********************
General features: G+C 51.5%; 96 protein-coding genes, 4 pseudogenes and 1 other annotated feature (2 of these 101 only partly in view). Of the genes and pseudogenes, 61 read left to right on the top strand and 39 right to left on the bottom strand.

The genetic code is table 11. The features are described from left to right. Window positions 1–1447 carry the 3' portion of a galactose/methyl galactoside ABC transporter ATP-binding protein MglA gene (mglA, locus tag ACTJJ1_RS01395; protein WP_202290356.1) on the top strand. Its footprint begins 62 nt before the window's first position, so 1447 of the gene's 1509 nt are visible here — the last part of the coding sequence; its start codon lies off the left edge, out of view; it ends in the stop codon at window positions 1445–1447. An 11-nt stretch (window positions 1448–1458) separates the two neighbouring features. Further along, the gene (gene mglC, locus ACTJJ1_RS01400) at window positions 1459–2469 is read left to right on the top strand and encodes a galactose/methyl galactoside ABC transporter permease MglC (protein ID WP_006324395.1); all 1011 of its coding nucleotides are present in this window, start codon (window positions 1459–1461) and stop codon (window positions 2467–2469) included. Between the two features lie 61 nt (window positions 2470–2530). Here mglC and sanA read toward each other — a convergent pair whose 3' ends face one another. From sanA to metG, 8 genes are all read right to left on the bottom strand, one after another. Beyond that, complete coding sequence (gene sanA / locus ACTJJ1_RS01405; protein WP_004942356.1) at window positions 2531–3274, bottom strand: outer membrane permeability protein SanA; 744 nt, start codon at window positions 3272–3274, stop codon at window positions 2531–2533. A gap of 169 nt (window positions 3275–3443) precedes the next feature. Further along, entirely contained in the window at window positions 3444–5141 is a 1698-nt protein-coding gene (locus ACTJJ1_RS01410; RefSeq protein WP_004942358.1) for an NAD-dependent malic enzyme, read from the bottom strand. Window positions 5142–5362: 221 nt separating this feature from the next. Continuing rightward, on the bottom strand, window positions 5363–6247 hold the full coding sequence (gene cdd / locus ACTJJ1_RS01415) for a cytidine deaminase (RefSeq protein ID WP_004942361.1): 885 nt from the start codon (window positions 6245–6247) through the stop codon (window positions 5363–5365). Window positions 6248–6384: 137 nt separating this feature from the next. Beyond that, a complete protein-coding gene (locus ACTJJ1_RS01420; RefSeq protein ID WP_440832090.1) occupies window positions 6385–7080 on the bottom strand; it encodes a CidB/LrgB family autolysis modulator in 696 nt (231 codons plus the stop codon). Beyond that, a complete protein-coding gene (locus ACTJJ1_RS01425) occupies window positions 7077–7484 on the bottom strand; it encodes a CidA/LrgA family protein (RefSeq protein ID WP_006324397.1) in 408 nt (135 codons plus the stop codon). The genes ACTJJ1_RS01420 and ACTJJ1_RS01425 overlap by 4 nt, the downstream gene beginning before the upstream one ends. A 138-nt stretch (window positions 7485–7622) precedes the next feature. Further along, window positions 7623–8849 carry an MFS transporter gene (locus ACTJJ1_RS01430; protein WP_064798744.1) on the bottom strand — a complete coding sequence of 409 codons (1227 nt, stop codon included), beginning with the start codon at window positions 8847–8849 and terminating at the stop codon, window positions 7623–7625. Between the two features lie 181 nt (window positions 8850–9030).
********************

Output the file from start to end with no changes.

General features: G+C 51.5%; 96 protein-coding genes, 4 pseudogenes and 1 other annotated feature (2 of these 101 only partly in view). Of the genes and pseudogenes, 61 read left to right on the top strand and 39 right to left on the bottom strand.

The genetic code is table 11. The features are described from left to right. Window positions 1–1447 carry the 3' portion of a galactose/methyl galactoside ABC transporter ATP-binding protein MglA gene (mglA, locus tag ACTJJ1_RS01395; protein WP_202290356.1) on the top strand. Its footprint begins 62 nt before the window's first position, so 1447 of the gene's 1509 nt are visible here — the last part of the coding sequence; its start codon lies off the left edge, out of view; it ends in the stop codon at window positions 1445–1447. An 11-nt stretch (window positions 1448–1458) separates the two neighbouring features. Further along, the gene (gene mglC, locus ACTJJ1_RS01400) at window positions 1459–2469 is read left to right on the top strand and encodes a galactose/methyl galactoside ABC transporter permease MglC (protein ID WP_006324395.1); all 1011 of its coding nucleotides are present in this window, start codon (window positions 1459–1461) and stop codon (window positions 2467–2469) included. Between the two features lie 61 nt (window positions 2470–2530). Here mglC and sanA read toward each other — a convergent pair whose 3' ends face one another. From sanA to metG, 8 genes are all read right to left on the bottom strand, one after another. Beyond that, complete coding sequence (gene sanA / locus ACTJJ1_RS01405; protein WP_004942356.1) at window positions 2531–3274, bottom strand: outer membrane permeability protein SanA; 744 nt, start codon at window positions 3272–3274, stop codon at window positions 2531–2533. A gap of 169 nt (window positions 3275–3443) precedes the next feature. Further along, entirely contained in the window at window positions 3444–5141 is a 1698-nt protein-coding gene (locus ACTJJ1_RS01410; RefSeq protein WP_004942358.1) for an NAD-dependent malic enzyme, read from the bottom strand. Window positions 5142–5362: 221 nt separating this feature from the next. Continuing rightward, on the bottom strand, window positions 5363–6247 hold the full coding sequence (gene cdd / locus ACTJJ1_RS01415) for a cytidine deaminase (RefSeq protein ID WP_004942361.1): 885 nt from the start codon (window positions 6245–6247) through the stop codon (window positions 5363–5365). Window positions 6248–6384: 137 nt separating this feature from the next. Beyond that, a complete protein-coding gene (locus ACTJJ1_RS01420; RefSeq protein ID WP_440832090.1) occupies window positions 6385–7080 on the bottom strand; it encodes a CidB/LrgB family autolysis modulator in 696 nt (231 codons plus the stop codon). Beyond that, a complete protein-coding gene (locus ACTJJ1_RS01425) occupies window positions 7077–7484 on the bottom strand; it encodes a CidA/LrgA family protein (RefSeq protein ID WP_006324397.1) in 408 nt (135 codons plus the stop codon). The genes ACTJJ1_RS01420 and ACTJJ1_RS01425 overlap by 4 nt, the downstream gene beginning before the upstream one ends. A 138-nt stretch (window positions 7485–7622) precedes the next feature. Further along, window positions 7623–8849 carry an MFS transporter gene (locus ACTJJ1_RS01430; protein WP_064798744.1) on the bottom strand — a complete coding sequence of 409 codons (1227 nt, stop codon included), beginning with the start codon at window positions 8847–8849 and terminating at the stop codon, window positions 7623–7625. Between the two features lie 181 nt (window positions 8850–9030).